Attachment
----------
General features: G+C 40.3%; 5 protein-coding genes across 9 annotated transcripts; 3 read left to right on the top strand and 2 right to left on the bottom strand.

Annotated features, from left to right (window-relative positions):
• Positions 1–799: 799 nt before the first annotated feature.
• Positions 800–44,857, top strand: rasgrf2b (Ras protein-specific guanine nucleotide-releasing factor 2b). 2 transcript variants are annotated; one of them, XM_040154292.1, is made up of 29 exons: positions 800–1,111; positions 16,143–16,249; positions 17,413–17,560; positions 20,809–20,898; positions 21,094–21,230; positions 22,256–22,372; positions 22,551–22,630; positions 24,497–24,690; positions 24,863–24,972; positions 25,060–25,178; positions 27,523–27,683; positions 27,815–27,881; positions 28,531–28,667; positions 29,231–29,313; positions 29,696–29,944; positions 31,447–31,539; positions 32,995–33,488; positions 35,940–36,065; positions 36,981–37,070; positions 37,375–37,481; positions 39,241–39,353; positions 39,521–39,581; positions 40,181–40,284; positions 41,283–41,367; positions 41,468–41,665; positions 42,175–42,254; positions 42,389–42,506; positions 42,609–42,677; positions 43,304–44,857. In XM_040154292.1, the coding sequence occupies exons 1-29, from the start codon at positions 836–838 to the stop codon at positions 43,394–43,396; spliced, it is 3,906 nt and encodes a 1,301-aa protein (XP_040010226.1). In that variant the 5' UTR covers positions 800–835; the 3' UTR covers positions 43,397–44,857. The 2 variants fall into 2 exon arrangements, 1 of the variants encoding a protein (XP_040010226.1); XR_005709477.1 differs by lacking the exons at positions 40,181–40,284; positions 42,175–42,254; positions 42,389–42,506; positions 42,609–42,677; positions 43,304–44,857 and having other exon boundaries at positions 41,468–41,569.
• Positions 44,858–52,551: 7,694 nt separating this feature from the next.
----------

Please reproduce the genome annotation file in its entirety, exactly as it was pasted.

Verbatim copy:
General features: G+C 40.3%; 5 protein-coding genes across 9 annotated transcripts; 3 read left to right on the top strand and 2 right to left on the bottom strand.

Annotated features, from left to right (window-relative positions):
• Positions 1–799: 799 nt before the first annotated feature.
• Positions 800–44,857, top strand: rasgrf2b (Ras protein-specific guanine nucleotide-releasing factor 2b). 2 transcript variants are annotated; one of them, XM_040154292.1, is made up of 29 exons: positions 800–1,111; positions 16,143–16,249; positions 17,413–17,560; positions 20,809–20,898; positions 21,094–21,230; positions 22,256–22,372; positions 22,551–22,630; positions 24,497–24,690; positions 24,863–24,972; positions 25,060–25,178; positions 27,523–27,683; positions 27,815–27,881; positions 28,531–28,667; positions 29,231–29,313; positions 29,696–29,944; positions 31,447–31,539; positions 32,995–33,488; positions 35,940–36,065; positions 36,981–37,070; positions 37,375–37,481; positions 39,241–39,353; positions 39,521–39,581; positions 40,181–40,284; positions 41,283–41,367; positions 41,468–41,665; positions 42,175–42,254; positions 42,389–42,506; positions 42,609–42,677; positions 43,304–44,857. In XM_040154292.1, the coding sequence occupies exons 1-29, from the start codon at positions 836–838 to the stop codon at positions 43,394–43,396; spliced, it is 3,906 nt and encodes a 1,301-aa protein (XP_040010226.1). In that variant the 5' UTR covers positions 800–835; the 3' UTR covers positions 43,397–44,857. The 2 variants fall into 2 exon arrangements, 1 of the variants encoding a protein (XP_040010226.1); XR_005709477.1 differs by lacking the exons at positions 40,181–40,284; positions 42,175–42,254; positions 42,389–42,506; positions 42,609–42,677; positions 43,304–44,857 and having other exon boundaries at positions 41,468–41,569.
• Positions 44,858–52,551: 7,694 nt separating this feature from the next.